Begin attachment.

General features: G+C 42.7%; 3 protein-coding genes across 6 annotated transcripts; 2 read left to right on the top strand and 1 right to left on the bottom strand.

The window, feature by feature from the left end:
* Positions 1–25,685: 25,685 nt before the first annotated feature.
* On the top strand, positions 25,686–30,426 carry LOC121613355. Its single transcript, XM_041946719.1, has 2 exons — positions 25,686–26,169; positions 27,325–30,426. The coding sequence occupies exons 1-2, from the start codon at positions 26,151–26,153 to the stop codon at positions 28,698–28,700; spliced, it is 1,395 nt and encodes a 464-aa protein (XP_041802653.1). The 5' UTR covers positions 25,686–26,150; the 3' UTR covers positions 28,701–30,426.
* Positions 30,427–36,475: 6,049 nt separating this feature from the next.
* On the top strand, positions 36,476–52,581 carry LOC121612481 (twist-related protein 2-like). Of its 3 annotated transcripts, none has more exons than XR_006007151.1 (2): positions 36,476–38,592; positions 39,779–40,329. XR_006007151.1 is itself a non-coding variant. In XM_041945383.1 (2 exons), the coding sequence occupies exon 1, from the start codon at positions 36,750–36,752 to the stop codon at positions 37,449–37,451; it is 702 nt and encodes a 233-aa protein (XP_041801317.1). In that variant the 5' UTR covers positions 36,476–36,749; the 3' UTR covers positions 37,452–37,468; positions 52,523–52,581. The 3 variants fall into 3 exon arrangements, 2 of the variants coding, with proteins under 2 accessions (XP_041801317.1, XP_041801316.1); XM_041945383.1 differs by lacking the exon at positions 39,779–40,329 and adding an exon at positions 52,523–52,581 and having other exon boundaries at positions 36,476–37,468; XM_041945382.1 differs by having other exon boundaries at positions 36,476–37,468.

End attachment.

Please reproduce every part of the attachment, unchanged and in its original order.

General features: G+C 42.7%; 3 protein-coding genes across 6 annotated transcripts; 2 read left to right on the top strand and 1 right to left on the bottom strand.

The window, feature by feature from the left end:
* Positions 1–25,685: 25,685 nt before the first annotated feature.
* On the top strand, positions 25,686–30,426 carry LOC121613355. Its single transcript, XM_041946719.1, has 2 exons — positions 25,686–26,169; positions 27,325–30,426. The coding sequence occupies exons 1-2, from the start codon at positions 26,151–26,153 to the stop codon at positions 28,698–28,700; spliced, it is 1,395 nt and encodes a 464-aa protein (XP_041802653.1). The 5' UTR covers positions 25,686–26,150; the 3' UTR covers positions 28,701–30,426.
* Positions 30,427–36,475: 6,049 nt separating this feature from the next.
* On the top strand, positions 36,476–52,581 carry LOC121612481 (twist-related protein 2-like). Of its 3 annotated transcripts, none has more exons than XR_006007151.1 (2): positions 36,476–38,592; positions 39,779–40,329. XR_006007151.1 is itself a non-coding variant. In XM_041945383.1 (2 exons), the coding sequence occupies exon 1, from the start codon at positions 36,750–36,752 to the stop codon at positions 37,449–37,451; it is 702 nt and encodes a 233-aa protein (XP_041801317.1). In that variant the 5' UTR covers positions 36,476–36,749; the 3' UTR covers positions 37,452–37,468; positions 52,523–52,581. The 3 variants fall into 3 exon arrangements, 2 of the variants coding, with proteins under 2 accessions (XP_041801317.1, XP_041801316.1); XM_041945383.1 differs by lacking the exon at positions 39,779–40,329 and adding an exon at positions 52,523–52,581 and having other exon boundaries at positions 36,476–37,468; XM_041945382.1 differs by having other exon boundaries at positions 36,476–37,468.